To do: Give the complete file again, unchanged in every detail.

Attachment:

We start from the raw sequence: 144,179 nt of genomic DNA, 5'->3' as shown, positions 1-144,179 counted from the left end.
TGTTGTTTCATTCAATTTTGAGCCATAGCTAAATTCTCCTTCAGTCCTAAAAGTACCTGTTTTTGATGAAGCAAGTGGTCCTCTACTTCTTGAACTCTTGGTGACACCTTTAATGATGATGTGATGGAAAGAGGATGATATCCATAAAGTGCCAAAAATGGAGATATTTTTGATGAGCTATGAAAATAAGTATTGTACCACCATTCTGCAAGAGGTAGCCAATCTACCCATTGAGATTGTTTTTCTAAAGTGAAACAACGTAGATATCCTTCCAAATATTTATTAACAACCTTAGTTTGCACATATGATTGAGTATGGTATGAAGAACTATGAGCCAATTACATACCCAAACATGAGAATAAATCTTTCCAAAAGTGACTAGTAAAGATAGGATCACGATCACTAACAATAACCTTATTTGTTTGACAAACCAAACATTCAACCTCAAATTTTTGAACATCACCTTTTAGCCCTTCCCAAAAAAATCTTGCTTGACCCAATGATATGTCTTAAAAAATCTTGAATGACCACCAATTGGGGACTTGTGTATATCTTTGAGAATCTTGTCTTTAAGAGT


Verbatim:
We start from the raw sequence: 144,179 nt of genomic DNA, 5'->3' as shown, positions 1-144,179 counted from the left end.
TGTTGTTTCATTCAATTTTGAGCCATAGCTAAATTCTCCTTCAGTCCTAAAAGTACCTGTTTTTGATGAAGCAAGTGGTCCTCTACTTCTTGAACTCTTGGTGACACCTTTAATGATGATGTGATGGAAAGAGGATGATATCCATAAAGTGCCAAAAATGGAGATATTTTTGATGAGCTATGAAAATAAGTATTGTACCACCATTCTGCAAGAGGTAGCCAATCTACCCATTGAGATTGTTTTTCTAAAGTGAAACAACGTAGATATCCTTCCAAATATTTATTAACAACCTTAGTTTGCACATATGATTGAGTATGGTATGAAGAACTATGAGCCAATTACATACCCAAACATGAGAATAAATCTTTCCAAAAGTGACTAGTAAAGATAGGATCACGATCACTAACAATAACCTTATTTGTTTGACAAACCAAACATTCAACCTCAAATTTTTGAACATCACCTTTTAGCCCTTCCCAAAAAAATCTTGCTTGACCCAATGATATGTCTTAAAAAATCTTGAATGACCACCAATTGGGGACTTGTGTATATCTTTGAGAATCTTGTCTTTAAGAGT